No film project has enthralled the indie-blogiverse more than Spike Jonze and Dave Eggers' adaptation of Maurice Sendak's classic Where the Wild Things Are. But in the past year, the film has been plagued by rumors: that Jonze's version was too dark, that the studio hated it, that Jonze might take his name off the movie. Here, the media-shy Jonze finally sets the record straight on one of 2009's most anticipated films.
Fans were thrilled that you and Eggers were collaborating on WTWTA. But then it was reported that Warner Bros. was concerned about an early version, that it wasn't the mass-audience movie they wanted. What happened?
Well, the editing process wasn't always fun, but in the end, we've made the movie we set out to make. All the reasons you were excited about it, those were the reasons they [Warner Bros.] were uncomfortable with it. It isn't what they're familiar with. But they've become comfortable and embraced it. In the end, they let me finish my movie.
They had to have known if they hired you and Eggers, it was going to be unusual.
It's just not the kind of movie that they make on their own. In most movies about kids, there's, like, a movie reality: The conflict is a movie conflict, the kid is a movie kid. So when you see behavior or a tone that's not like that, it took them a while to embrace that.
What specifically did you and the producers argue about?
You know, it's like talking about a couple that's been fighting and going to counseling. What matters now is that we made it through all of that — and it's probably better not to rehash what happened in counseling. I got to make my movie. It is true to the intention of what I set out to do.
What was your intention?
I wanted to make a movie that felt true to me and my experience of being a kid, trying to understand the world and people around me, trying to understand the relationships and wild emotions inside me and the people I was close to. As a kid, there's no road map to navigate any of that. Basically, I wanted to take this nine-year-old kid seriously as a person who is trying to understand the world and himself.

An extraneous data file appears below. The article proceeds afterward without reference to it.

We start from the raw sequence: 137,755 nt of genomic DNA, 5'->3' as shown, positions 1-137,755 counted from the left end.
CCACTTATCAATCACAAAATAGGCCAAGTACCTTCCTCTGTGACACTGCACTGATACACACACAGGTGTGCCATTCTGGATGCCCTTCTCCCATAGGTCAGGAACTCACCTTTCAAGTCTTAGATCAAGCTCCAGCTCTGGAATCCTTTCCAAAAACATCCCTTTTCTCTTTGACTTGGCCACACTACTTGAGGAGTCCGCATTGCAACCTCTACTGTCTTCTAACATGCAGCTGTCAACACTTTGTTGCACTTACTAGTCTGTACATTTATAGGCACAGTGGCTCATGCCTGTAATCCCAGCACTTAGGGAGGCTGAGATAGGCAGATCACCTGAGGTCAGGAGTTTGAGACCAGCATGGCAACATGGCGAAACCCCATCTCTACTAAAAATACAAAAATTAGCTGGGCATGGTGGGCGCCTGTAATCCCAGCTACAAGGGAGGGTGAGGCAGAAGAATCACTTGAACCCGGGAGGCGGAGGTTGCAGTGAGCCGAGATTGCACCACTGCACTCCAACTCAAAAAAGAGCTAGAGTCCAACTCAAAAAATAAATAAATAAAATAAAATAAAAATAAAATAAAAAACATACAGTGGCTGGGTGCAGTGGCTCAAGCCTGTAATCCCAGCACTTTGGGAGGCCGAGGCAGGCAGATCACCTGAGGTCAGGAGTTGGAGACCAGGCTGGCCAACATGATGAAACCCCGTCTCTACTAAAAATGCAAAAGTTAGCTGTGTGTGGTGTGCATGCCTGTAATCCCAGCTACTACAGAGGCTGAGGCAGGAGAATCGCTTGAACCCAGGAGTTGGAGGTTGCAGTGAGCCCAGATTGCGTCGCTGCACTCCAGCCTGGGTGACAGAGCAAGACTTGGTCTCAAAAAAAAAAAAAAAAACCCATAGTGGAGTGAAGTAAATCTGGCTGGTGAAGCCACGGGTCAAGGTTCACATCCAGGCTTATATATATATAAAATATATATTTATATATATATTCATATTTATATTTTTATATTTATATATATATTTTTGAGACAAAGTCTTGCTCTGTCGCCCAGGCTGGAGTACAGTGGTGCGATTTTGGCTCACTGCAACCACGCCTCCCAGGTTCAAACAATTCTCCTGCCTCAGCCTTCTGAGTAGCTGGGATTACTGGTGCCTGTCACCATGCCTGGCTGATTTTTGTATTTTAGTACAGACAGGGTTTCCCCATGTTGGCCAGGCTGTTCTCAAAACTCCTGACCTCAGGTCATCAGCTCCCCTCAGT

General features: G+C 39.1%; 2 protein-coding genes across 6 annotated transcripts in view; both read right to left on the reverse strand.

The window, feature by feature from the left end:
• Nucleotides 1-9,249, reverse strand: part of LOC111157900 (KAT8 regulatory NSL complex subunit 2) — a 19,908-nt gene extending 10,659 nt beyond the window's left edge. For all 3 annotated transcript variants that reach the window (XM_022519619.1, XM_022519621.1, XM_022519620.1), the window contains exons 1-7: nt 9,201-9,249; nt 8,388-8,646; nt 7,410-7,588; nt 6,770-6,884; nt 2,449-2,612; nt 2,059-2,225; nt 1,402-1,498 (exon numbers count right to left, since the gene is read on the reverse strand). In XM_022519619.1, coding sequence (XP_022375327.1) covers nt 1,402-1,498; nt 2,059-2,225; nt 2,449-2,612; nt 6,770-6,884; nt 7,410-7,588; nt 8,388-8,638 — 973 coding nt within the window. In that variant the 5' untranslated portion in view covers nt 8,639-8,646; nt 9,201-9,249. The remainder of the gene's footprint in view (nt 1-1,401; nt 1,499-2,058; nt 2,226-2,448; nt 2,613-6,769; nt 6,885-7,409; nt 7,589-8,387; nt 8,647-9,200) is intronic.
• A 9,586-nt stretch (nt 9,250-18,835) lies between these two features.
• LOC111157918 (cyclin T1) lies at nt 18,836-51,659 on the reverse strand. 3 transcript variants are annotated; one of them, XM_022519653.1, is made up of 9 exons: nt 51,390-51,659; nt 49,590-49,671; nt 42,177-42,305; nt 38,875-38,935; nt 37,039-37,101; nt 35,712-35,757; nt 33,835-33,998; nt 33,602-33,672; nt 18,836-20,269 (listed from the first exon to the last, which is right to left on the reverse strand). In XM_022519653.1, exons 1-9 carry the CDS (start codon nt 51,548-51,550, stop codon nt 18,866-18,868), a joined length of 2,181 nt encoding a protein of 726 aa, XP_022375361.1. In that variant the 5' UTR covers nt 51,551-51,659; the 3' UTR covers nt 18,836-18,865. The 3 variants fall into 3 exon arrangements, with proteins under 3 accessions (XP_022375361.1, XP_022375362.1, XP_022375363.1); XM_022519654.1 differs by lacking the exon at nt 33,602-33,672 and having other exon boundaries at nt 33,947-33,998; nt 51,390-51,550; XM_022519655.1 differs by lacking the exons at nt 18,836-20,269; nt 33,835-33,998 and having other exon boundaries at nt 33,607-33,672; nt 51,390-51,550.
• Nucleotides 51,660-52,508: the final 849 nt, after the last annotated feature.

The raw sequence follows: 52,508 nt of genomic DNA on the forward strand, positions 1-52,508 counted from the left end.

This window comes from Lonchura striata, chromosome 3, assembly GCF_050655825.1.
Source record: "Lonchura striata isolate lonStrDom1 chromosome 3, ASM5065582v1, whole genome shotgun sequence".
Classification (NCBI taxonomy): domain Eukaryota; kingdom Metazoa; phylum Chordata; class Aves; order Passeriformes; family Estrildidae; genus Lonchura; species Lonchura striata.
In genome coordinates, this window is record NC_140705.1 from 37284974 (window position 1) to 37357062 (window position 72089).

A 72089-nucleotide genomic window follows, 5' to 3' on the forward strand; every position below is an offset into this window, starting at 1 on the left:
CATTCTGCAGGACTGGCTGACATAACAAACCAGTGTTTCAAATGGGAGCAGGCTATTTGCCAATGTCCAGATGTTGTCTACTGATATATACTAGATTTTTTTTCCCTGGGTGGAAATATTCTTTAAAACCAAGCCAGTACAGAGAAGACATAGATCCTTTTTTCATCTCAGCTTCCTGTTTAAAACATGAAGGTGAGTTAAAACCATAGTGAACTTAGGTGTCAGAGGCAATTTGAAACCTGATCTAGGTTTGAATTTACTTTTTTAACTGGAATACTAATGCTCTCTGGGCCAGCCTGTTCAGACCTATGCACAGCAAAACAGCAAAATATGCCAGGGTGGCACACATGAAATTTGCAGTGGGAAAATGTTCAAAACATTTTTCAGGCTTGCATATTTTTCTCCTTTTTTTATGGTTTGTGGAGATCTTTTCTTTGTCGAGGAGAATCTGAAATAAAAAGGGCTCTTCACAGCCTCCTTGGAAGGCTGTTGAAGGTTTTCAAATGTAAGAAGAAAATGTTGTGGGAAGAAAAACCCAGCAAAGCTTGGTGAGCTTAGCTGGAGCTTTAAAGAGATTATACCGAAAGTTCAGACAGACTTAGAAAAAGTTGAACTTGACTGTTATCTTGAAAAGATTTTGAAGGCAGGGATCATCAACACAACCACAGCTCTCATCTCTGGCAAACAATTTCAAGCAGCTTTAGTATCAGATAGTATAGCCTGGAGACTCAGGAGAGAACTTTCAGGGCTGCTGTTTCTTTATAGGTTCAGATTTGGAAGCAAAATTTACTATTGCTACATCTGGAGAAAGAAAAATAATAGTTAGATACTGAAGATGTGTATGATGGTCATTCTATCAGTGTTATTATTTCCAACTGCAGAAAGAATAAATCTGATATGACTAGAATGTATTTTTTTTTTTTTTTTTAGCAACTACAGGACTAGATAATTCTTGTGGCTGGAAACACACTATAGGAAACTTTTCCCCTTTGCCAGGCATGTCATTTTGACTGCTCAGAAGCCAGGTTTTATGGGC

Some early reports said that the film might be too intense for young kids.
We're walking that line of making something that's intense, because kids are so open that something that's just kind of intense is really intense to an eight-year-old. But any rumor gets so blown out of proportion.
Is it a film for young kids?
It's not for all four-year-olds. It might not be right for one four-year-old but could work for another. When Maurice wrote the book, Max was five. When I started, it felt like the natural age for Max was eight or nine. So the movie is different in that way.
Is it true there was a moment you almost walked away?
It goes back to the couples counseling. There was definitely a point in time when they were sleeping on the sofa.
Has Maurice Sendak seen it?
Maurice is happy with it. It was important to me that he felt it was honest. To know that he is happy and didn't think it was pandering or cutesy . . . that passed his barometer test of honesty. That meant a lot.
What was the biggest lesson of all this?
I think I was sort of willfully naive about how hard it was going to be, given the size of the movie, the technical difficulty, that it's a movie starring a kid, shot on locations. But I think it's important to stay naive through all of that. If you make decisions based on how hard they're going to be, then it could be a mistake. So I hope I can be as naive to how hard it is next time. But I need to sleep for a year before I can do anything again.